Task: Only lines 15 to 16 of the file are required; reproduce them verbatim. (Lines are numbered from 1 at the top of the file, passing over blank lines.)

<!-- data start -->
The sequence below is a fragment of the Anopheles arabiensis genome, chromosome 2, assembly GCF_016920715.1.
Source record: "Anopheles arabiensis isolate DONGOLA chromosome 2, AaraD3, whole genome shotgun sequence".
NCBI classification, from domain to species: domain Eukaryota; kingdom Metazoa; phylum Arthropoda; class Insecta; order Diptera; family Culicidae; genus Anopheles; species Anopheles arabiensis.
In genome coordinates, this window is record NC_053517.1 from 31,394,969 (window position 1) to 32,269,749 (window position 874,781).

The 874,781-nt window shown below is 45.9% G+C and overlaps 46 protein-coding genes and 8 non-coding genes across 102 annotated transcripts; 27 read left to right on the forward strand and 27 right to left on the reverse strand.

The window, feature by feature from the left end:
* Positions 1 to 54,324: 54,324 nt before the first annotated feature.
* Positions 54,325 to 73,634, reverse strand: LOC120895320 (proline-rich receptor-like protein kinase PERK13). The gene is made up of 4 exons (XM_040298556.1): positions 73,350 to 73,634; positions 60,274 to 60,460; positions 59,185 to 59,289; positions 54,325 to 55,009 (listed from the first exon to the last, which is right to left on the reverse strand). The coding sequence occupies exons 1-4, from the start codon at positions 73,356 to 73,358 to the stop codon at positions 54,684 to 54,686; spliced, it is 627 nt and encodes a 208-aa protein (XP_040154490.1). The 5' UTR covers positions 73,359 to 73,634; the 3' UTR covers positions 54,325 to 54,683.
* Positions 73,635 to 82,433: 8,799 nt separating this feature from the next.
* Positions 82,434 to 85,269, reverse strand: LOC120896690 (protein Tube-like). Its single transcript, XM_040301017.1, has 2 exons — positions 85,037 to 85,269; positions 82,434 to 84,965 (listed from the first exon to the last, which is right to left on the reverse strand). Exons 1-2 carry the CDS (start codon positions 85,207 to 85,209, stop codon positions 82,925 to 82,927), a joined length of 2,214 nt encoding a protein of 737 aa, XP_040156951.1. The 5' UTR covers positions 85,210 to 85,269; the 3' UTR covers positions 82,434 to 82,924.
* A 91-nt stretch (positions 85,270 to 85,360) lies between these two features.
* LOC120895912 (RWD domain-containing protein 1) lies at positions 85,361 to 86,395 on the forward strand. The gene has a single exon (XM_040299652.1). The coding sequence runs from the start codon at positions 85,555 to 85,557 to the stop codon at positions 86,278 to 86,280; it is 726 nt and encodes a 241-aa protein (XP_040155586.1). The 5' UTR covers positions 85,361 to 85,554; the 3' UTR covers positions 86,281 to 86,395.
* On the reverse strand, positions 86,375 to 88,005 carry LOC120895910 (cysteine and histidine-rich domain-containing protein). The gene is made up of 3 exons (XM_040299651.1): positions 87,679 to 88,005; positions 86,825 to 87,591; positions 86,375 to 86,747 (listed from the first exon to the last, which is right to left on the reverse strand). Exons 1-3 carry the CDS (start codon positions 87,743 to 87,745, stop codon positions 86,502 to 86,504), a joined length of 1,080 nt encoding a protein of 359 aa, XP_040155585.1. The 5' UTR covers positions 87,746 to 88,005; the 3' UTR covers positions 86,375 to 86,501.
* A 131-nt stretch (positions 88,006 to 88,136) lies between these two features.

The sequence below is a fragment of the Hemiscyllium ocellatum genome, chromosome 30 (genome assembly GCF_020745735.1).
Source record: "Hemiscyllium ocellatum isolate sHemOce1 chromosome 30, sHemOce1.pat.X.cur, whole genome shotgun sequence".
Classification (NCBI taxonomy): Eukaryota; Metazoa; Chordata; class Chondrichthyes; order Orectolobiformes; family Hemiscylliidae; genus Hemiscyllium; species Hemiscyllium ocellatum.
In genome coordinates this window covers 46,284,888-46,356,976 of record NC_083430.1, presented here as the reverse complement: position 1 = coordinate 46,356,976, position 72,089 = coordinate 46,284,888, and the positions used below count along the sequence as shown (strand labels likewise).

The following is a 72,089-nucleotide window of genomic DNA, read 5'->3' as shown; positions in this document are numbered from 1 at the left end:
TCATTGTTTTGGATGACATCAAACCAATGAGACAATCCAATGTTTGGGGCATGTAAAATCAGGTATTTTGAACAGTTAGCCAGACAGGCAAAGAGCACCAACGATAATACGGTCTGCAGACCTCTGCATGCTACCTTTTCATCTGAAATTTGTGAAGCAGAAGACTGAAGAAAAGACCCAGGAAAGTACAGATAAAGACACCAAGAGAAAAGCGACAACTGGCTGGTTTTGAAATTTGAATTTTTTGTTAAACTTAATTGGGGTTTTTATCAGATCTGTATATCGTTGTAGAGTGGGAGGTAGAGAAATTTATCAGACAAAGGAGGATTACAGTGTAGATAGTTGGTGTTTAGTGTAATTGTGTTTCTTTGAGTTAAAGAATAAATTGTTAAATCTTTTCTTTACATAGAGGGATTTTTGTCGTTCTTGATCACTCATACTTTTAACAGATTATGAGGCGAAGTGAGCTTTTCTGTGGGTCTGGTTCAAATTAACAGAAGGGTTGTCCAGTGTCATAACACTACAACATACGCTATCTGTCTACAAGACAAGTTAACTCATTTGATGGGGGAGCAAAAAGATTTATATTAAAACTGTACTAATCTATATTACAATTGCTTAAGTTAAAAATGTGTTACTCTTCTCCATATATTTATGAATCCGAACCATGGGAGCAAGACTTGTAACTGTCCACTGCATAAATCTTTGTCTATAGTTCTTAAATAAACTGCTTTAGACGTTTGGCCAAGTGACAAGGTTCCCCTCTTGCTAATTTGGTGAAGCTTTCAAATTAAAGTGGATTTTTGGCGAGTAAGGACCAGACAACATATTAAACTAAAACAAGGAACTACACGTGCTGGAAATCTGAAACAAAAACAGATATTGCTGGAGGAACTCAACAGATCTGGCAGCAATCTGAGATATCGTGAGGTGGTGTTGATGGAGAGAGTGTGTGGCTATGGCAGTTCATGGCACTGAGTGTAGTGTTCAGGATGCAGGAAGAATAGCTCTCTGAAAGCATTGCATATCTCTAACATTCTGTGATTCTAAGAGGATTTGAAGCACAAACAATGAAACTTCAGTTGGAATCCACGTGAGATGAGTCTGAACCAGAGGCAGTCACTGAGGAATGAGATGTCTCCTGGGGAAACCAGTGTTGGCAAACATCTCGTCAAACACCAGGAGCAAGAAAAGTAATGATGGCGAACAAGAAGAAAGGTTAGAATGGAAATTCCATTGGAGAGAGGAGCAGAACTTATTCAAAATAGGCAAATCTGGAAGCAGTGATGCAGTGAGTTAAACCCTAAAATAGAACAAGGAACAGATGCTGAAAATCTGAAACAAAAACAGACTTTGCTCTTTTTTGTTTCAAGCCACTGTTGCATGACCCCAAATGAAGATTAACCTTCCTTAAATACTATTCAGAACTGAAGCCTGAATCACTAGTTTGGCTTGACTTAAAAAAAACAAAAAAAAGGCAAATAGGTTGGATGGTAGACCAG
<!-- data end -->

The sequence below is a fragment of the Hemiscyllium ocellatum genome, chromosome 30 (genome assembly GCF_020745735.1).
Source record: "Hemiscyllium ocellatum isolate sHemOce1 chromosome 30, sHemOce1.pat.X.cur, whole genome shotgun sequence".